So, this column is not some sort of knee-jerk reaction to what probably stands as Lamar Jackson’s worst regular-season start of his short but brilliant career. It’s a career that shows Jackson with a 24-5 record in 29 regular-season starts from 2018-2020.

That worst game was the rough 28-24 loss to the Pittsburgh Steelers Nov. 1. The Ravens punched through the Steelers’ vaunted defense to total 457 yards, with the breakdown showing 192 passing yards and 265 rushing yards. Contrast that with 221 total yards for Pittsburgh, and it’s still a bit of a head-scratcher how the Ravens lost — that is, until you look at the game Jackson played.

Two interceptions (including an early pick-six) and two fumbles (one during an important drive in the red zone) were devastating. Those four turnovers by No. 8 aided the Steelers directly, but they also took the steam out of his teammates a couple too many times.

Let’s be real for a minute. I would still easily take Lamar Jackson over any of the four quarterbacks taken before him in Round 1 in the 2018 draft. Those four were Baker Mayfield (who went No. 1 to the Cleveland Browns), Sam Darnold (No. 3, New York Jets), Josh Allen (No. 7, Buffalo Bills) and Josh Rosen (No. 10, Arizona Cardinals).

Two of those four — Darnold and Rosen — could end up being total flops like many first-rounders. Rosen already is, and Darnold will certainly have to take a step back and latch on with a team for which he can back up in order to move forward, a la Ryan Tannehill.

For the record, Jackson was the final pick of the first round at No. 32.

But while Jackson has been brilliant for much of his career, his play in last season’s playoff game at M&T Stadium against the Tennessee Titans seems to have been a turning point in Jackson’s short career. The Titans did some things defensively that took Jackson out of his comfort zone and limited his ability to run when things broke down with his protection.

After the club’s first loss of 2020 against the Kansas City Chiefs, Jackson alluded to the fact that some of what the Chiefs did reminded him of what the Titans had done to him last season. We saw a repeat of those same problems against the Washington Football Team, which is just 12-27 since 2018.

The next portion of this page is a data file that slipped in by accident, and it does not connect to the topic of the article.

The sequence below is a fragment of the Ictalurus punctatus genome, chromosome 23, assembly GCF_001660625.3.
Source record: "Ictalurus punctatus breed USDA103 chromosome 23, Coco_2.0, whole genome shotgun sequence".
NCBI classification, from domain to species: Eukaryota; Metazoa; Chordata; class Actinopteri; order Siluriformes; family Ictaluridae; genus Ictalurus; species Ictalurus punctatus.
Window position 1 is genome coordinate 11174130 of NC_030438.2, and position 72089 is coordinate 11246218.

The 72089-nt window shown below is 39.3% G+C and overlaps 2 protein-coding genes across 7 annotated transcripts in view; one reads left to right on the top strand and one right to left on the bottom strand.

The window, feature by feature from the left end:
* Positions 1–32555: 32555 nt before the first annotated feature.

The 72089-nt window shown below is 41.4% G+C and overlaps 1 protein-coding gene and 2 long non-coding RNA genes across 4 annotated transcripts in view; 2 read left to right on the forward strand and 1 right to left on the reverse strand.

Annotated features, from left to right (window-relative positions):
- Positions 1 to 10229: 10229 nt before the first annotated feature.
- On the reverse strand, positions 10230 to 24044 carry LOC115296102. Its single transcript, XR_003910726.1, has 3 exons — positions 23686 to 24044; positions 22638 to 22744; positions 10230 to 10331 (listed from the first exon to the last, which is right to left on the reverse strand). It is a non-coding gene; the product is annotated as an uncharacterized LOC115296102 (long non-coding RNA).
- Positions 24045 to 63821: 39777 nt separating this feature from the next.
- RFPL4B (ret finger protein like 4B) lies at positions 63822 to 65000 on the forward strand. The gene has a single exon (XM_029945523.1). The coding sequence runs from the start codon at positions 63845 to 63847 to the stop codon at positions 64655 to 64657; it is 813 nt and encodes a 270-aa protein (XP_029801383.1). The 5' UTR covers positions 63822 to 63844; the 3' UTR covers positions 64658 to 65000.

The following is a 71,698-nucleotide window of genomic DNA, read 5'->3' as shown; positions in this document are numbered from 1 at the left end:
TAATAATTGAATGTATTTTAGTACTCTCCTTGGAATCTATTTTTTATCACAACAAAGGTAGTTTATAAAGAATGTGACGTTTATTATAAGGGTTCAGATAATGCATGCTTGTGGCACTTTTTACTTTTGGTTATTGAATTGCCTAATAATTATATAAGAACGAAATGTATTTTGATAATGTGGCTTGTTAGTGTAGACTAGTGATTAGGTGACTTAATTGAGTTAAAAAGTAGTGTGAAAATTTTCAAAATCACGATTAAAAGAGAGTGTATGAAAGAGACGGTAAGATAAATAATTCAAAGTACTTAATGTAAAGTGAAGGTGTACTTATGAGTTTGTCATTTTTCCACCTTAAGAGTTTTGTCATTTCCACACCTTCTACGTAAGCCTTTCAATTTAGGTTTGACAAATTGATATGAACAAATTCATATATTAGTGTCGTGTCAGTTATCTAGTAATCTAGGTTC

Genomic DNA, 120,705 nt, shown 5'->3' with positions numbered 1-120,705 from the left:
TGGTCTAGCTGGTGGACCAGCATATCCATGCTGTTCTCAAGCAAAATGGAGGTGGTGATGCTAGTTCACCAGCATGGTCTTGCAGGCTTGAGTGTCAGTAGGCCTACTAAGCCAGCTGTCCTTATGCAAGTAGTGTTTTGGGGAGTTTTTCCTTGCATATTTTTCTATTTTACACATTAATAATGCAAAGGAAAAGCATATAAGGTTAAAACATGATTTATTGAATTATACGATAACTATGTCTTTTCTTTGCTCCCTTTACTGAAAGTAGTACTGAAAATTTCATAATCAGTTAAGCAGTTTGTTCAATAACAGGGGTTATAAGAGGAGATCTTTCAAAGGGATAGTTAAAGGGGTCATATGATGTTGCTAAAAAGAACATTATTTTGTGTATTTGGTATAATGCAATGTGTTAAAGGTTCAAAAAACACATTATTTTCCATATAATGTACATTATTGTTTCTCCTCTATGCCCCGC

Clearly, the Ravens’ offense is missing perennial All-Pro right guard Marshal Yanda, and his loss can’t be understated. But something more seems to be at play. The Lamar Jackson of 2020 is looking a lot more like what we thought Lamar Jackson of 2019 would look like.

The area that is always of great concern when you have an athletic, dual-threat quarterback is whether or not he’ll play it fast and loose with the football. That version of Lamar Jackson simply didn’t exist during the regular season in 2019.

What’s a bit disappointing is that fast-and-loose guy is all too often the guy we are seeing in 2020. In 15 regular-season starts last season, Lamar Jackson threw for 36 touchdowns while throwing just six interceptions. This season through seven games, Jackson has just 12 touchdowns while throwing four interceptions.

Ironically, this is the week that one of his closest friends on the team, Marquise “Hollywood” Brown, tweeted, “what’s the point of having souljas when you never use them (Never!!)” It’s since been deleted.

Since then, Jackson essentially said Brown is right and it’s on him (Jackson) to make the adjustments. But it also seems that is where offensive coordinator Greg Roman needs to step in. You can’t put Lamar at risk 15-18 times per game, but it does seem that the team is taking far fewer chances at proactively having Jackson simply run the ball.

All in all, the old adage in every sport is that it’s a game of adjustments. When your opponent figures out how to get you out of your game, it’s your responsibility to then make an adjustment to figure out a different way of accomplishing your goals.

It seems rather than imitate what made them successful in 2019, Roman needs to hit the reset button and figure out the new things they can do to start to wreak havoc on opposing defenses.

Photo Credit: Kenya Allen/PressBox

Stan Charles

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